As the war went on, safety regulations increased; but there were still fatalities, and the losses were often not the first a family had suffered. When a Welsh munitions worker named Gladys Irene Pritchard died in November 1916, the letter from the IWM’s women’s work committee must have been addressed to “Miss Pritchard,” for the response from Gladys’s sister reads:
“Please excuse me writing to say it is Mrs Pritchard and she was a widow before she died, her husband being killed on the 10th July 1916 leaving two children.”
A bit more searching reveals that Gladys Pritchard’s husband David, a private with the Welsh Regiment, was killed in action during the early days of the Battle of the Somme, and that the children, Joseph Henry and Victoria Lillian, were just five and two years old when their mother and father became two of the war’s mounting casualties.
Likewise munitions worker Lottie Meade was the mother of three young ones when she died of TNT poisoning in Kensington Infirmary in October 1916. Her husband wrote to the women’s work committee that the death occurred “whilst myself was serving in France and [I] got home to late to see her alive.” The photograph he sent along for the Whitechapel exhibit shows Lottie posing proudly in her munitions coveralls; one can imagine it was a photo taken for him, and sent to the frontlines, and then brought home again, memento of a wife no longer alive. Did it surprise him to see her turned out this way, in pants and cap, making the ammunition that fed the weapons he used? How would the war have changed her future had Lottie Meade survived the poisoning? What was it like to live through a time that produced so much tragedy but also so many profound changes in women’s lives?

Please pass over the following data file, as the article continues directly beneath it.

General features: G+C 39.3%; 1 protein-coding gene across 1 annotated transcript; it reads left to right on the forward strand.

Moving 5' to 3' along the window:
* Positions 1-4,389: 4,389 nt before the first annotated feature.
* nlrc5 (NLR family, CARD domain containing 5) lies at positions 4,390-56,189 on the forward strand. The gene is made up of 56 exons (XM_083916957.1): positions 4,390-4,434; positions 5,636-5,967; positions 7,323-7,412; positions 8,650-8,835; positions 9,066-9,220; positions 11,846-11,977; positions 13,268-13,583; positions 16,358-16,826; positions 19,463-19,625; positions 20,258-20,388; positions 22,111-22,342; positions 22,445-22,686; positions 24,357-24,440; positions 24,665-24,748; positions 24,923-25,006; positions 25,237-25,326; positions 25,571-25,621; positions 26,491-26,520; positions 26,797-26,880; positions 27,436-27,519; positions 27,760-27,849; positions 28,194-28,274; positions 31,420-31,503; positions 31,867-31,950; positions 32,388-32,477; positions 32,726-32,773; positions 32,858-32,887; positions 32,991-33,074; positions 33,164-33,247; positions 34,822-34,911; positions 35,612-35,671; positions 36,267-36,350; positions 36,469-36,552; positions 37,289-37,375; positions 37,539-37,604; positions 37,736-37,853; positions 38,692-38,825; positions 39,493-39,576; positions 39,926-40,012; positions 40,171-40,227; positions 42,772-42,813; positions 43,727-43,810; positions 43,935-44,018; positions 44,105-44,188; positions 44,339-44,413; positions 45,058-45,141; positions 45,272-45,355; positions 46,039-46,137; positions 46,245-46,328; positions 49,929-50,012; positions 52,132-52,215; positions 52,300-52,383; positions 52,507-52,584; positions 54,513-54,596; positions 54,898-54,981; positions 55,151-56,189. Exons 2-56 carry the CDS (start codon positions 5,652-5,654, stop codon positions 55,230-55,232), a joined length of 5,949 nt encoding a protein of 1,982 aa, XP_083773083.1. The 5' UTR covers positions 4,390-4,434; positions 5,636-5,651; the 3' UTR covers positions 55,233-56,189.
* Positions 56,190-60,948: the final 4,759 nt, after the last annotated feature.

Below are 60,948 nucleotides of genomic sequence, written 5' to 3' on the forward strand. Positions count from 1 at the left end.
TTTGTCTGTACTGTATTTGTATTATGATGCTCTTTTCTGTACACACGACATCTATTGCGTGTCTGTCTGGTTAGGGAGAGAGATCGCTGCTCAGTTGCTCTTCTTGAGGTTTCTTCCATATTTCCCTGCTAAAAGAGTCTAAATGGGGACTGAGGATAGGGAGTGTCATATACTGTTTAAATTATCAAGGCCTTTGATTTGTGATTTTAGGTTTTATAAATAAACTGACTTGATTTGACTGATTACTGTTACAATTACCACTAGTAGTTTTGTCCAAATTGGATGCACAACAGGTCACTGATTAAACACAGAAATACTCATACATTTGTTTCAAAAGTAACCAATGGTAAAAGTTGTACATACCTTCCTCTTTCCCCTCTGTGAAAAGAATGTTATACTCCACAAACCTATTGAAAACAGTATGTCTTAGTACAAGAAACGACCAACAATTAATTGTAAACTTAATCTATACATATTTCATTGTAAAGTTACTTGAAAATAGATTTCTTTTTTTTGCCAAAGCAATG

Lottie Meade’s death certificate lists the cause of death as: “coma due to disease of the liver, heart and kidneys consequent upon poisoning by tri nitro toluene,” and the verdict at the inquest was “death by misadventure.” An awful waste. But the picture suggests there was adventure in Lottie’s life too. The hand on the hip, the raised chin, the subtle yet confident smile — the stance of a woman making her own way in the world.
The women’s work exhibit at the Whitechapel Art Gallery opened on October 7, 1918, and by the time it ended six weeks later, 82,000 people has passed through. The most popular part of the show was the “war shrine,” dedicated to the memory of more than 500 women who’d died in some form of service.
Charlotte Meade, Lives of the First World War
Alice Post, Lives of the First World War
Gladys Irene Pritchard, Lives of the First World War
Margaret Silcock, Lives of First World War
The Silvertown Explosion, Lives of the First World War
A Closer Look at the Women’s Work Collection, Imperial War Museum
Lives of the First World War also contains 23 alphabetized “Wives and Daughters” communities as an attempt to document female deaths related to WW1.